In September 2017, Simon Bestwil was posted to Bangkok by his employer for a period of five years. Before he left for Thailand with his family, Bestwil had rented out his home in the Vogelwijk for the same term to a Unilever employee, Kees Sikkeneurig.
The real estate agent who had drawn up the lease had included a so-called diplomatic clause. If Bestwil were to return to the Netherlands early, Sikkeneurig would hav to leave the rented house and could not invoke rent protection.
When Bestwil called me at the end of 2020, he sounded panicky. “I have been promoted within my company and am getting a position at the head office in Amsterdam. So we have to move to the Netherlands again in three months. But now my tenant refuses to leave our house. I got a letter from his lawyer, Mr. Knor.”
On behalf of Kees Sikkeneurig, Mr. Knor invoked rent protection. His client had not been sufficiently aware of the consequences of the diplomatic clause when entering into the lease. So Sikkeneurig stayed where he was. My client had to find accommodation elsewhere with his family.
At Simon Bestwil’s request, I then requested the eviction of the house rented by Sikkeneurig in summary proceedings. I invoked the diplomatic clause. “My client is a legal layperson,” Mr. Knor argued at the hearing. “He was never told that he was giving up his right to rent control.”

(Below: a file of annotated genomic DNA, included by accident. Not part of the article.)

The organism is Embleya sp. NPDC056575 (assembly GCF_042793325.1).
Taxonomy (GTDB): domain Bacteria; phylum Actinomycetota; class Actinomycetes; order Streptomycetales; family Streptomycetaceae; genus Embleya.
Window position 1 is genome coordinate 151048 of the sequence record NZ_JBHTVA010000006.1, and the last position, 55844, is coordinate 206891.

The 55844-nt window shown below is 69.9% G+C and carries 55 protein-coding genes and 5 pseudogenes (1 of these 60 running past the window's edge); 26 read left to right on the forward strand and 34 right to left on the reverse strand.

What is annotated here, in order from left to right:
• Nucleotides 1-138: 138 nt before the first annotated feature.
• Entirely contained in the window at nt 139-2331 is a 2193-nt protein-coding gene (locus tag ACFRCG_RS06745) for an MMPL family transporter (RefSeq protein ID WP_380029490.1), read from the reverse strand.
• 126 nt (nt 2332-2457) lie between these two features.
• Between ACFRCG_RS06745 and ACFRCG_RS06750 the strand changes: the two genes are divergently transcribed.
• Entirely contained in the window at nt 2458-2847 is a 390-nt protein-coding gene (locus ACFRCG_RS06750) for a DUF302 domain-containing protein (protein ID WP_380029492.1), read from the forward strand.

The judge did not agree with that defence. “Not only is your client intelligent enough to understand the content of the not particularly complicated provision, but I also read in the documents that he was advised by the legal department of his employer Unilever. It means your client needs to vacate. A deal is a deal.”
Four months after the eviction notice, Mr. Knor called. He was angry. “Your client has hoodwinked us all. He moved to Amsterdam with his family and sold the house in the Vogelwijk. Sikkeneurig has sorted it all out and wants compensation.”
When I confronted Simon Bestwil with the story by phone, he reacted laconically. “It’s about right. My wife was offered a job in Buitenveldert last month. For us it was much more practical to live in Amsterdam. Well, if you know everything in advance. Life sometimes takes strange turns.”
And whatever else I thought of that response, it was at least a diplomatic response.
This column was written for Den Haag Centraal, in which Raymond de Mooij writes monthly about what he experiences in his practice.
Raymond de Mooij is one of the founders of GMW lawyers. He is a lawyer since 1989, specialising in real estate law and tenancy law. Raymond works for real estate entrepreneurs, developers, housing associations, catering establishments and retailers. His personal and practical approach ensures a loyal customer base. Raymond has a litigation practice. That means that he is in court almost on a daily basis. In particular Raymond conducts proceedings in conflicts about real estate transactions, latent defects, rent adjustments, arrears, hemp cases, subletting, nuisance and squatting. He also has extensive experience in drafting and reviewing purchase agreements and leases.